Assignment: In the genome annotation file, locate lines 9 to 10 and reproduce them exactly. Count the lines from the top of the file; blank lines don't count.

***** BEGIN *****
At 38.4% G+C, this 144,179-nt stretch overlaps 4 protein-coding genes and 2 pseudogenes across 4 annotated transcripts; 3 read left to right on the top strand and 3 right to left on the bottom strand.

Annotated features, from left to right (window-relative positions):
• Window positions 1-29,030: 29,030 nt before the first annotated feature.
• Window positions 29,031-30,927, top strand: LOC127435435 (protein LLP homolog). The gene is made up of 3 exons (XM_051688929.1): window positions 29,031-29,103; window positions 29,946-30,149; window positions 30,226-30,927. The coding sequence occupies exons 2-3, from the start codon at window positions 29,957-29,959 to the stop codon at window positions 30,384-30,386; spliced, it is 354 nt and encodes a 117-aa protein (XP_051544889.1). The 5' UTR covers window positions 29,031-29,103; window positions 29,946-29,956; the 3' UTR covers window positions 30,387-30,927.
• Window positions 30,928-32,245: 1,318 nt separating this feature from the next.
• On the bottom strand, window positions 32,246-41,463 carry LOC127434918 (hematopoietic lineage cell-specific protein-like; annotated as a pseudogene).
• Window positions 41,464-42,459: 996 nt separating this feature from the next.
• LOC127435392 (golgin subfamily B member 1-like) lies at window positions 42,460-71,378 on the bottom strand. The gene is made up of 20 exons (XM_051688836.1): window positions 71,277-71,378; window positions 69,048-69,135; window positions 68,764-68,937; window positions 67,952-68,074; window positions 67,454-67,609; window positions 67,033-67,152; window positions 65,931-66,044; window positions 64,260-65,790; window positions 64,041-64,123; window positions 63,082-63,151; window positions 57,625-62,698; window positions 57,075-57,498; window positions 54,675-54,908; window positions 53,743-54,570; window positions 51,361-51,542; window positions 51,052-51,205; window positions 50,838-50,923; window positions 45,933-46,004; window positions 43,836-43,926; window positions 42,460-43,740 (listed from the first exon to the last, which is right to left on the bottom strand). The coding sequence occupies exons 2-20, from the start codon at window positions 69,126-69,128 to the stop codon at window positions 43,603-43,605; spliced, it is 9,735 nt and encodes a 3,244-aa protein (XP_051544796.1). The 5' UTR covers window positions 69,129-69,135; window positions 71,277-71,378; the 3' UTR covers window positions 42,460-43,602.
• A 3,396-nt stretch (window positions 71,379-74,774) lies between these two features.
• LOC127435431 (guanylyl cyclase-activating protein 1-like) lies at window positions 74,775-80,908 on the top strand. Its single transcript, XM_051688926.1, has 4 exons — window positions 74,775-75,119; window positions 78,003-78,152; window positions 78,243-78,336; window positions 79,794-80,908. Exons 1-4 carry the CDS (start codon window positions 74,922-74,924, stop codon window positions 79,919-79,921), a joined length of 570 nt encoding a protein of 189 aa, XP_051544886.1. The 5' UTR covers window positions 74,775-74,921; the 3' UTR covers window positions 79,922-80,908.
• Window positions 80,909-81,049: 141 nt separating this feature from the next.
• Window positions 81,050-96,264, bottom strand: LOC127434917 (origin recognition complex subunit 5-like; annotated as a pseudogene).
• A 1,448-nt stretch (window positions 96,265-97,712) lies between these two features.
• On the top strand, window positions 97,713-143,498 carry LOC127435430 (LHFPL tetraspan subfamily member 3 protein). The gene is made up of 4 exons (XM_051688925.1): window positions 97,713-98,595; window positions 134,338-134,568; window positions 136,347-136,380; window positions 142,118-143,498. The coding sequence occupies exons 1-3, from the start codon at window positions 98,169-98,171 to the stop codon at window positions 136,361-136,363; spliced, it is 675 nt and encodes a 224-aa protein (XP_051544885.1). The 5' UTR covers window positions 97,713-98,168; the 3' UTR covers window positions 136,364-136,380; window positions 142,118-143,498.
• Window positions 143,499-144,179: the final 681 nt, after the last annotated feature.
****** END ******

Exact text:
• A 3,396-nt stretch (window positions 71,379-74,774) lies between these two features.
• LOC127435431 (guanylyl cyclase-activating protein 1-like) lies at window positions 74,775-80,908 on the top strand. Its single transcript, XM_051688926.1, has 4 exons — window positions 74,775-75,119; window positions 78,003-78,152; window positions 78,243-78,336; window positions 79,794-80,908. Exons 1-4 carry the CDS (start codon window positions 74,922-74,924, stop codon window positions 79,919-79,921), a joined length of 570 nt encoding a protein of 189 aa, XP_051544886.1. The 5' UTR covers window positions 74,775-74,921; the 3' UTR covers window positions 79,922-80,908.